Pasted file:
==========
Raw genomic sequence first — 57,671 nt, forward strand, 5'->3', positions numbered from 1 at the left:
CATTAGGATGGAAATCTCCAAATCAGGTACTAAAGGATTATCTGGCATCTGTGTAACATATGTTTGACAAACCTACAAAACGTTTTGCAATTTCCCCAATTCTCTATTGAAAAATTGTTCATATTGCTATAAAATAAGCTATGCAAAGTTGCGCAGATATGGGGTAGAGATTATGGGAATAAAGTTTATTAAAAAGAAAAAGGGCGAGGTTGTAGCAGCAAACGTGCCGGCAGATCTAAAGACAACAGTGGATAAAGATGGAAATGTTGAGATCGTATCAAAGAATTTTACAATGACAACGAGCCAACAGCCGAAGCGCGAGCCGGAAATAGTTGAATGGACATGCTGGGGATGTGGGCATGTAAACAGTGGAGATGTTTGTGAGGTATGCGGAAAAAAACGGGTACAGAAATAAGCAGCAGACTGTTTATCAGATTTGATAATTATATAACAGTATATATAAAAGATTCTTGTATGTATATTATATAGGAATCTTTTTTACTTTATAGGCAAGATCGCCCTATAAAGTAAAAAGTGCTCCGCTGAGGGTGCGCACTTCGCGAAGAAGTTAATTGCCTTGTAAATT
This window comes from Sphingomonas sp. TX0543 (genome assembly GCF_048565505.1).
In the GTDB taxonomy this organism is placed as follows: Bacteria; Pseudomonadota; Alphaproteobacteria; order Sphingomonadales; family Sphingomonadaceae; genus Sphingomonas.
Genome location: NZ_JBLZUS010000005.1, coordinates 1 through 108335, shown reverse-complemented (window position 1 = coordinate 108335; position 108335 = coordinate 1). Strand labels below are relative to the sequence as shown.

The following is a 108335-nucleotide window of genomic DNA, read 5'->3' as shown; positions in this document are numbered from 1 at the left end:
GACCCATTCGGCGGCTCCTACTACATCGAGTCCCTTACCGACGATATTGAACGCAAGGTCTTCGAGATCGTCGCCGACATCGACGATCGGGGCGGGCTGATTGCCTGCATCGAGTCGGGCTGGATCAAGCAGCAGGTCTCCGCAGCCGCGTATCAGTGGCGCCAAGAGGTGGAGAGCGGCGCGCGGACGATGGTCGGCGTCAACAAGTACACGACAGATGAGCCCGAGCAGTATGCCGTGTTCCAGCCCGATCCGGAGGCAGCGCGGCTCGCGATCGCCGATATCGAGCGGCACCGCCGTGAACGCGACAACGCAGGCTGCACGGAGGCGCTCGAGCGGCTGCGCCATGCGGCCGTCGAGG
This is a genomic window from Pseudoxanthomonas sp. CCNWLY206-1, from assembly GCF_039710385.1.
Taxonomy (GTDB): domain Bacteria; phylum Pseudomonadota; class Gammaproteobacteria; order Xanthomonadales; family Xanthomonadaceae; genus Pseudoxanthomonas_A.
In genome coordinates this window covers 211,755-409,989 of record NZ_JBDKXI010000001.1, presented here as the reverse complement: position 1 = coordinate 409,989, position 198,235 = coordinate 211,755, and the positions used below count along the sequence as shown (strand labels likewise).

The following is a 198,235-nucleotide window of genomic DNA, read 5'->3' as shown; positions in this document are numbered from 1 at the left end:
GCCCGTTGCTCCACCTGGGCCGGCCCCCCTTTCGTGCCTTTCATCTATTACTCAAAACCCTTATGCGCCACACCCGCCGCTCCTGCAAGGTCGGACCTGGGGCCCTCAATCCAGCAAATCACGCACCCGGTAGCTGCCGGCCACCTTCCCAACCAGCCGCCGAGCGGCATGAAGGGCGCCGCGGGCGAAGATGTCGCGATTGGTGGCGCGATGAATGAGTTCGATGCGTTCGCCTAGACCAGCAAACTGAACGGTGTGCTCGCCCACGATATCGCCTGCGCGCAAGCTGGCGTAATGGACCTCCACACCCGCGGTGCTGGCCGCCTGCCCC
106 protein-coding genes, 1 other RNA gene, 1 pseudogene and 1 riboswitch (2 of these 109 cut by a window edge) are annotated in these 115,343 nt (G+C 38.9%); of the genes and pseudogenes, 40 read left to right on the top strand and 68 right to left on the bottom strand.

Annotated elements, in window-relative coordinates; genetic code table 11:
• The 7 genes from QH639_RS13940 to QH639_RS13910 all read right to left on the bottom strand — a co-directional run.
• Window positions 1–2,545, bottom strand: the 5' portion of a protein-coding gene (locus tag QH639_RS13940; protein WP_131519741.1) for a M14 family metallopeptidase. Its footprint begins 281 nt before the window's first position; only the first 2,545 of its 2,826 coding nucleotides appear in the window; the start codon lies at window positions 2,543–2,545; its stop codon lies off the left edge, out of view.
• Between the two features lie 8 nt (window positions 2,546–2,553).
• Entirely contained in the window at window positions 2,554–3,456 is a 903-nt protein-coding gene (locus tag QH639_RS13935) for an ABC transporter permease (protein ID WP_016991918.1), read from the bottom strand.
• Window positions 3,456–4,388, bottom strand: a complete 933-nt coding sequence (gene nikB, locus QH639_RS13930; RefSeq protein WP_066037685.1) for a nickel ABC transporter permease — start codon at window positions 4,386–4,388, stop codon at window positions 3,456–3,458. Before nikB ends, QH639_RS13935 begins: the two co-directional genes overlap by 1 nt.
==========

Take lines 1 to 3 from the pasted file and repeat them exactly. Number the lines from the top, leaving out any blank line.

Raw genomic sequence first — 57,671 nt, forward strand, 5'->3', positions numbered from 1 at the left:
CATTAGGATGGAAATCTCCAAATCAGGTACTAAAGGATTATCTGGCATCTGTGTAACATATGTTTGACAAACCTACAAAACGTTTTGCAATTTCCCCAATTCTCTATTGAAAAATTGTTCATATTGCTATAAAATAAGCTATGCAAAGTTGCGCAGATATGGGGTAGAGATTATGGGAATAAAGTTTATTAAAAAGAAAAAGGGCGAGGTTGTAGCAGCAAACGTGCCGGCAGATCTAAAGACAACAGTGGATAAAGATGGAAATGTTGAGATCGTATCAAAGAATTTTACAATGACAACGAGCCAACAGCCGAAGCGCGAGCCGGAAATAGTTGAATGGACATGCTGGGGATGTGGGCATGTAAACAGTGGAGATGTTTGTGAGGTATGCGGAAAAAAACGGGTACAGAAATAAGCAGCAGACTGTTTATCAGATTTGATAATTATATAACAGTATATATAAAAGATTCTTGTATGTATATTATATAGGAATCTTTTTTACTTTATAGGCAAGATCGCCCTATAAAGTAAAAAGTGCTCCGCTGAGGGTGCGCACTTCGCGAAGAAGTTAATTGCCTTGTAAATT
This window comes from Sphingomonas sp. TX0543 (genome assembly GCF_048565505.1).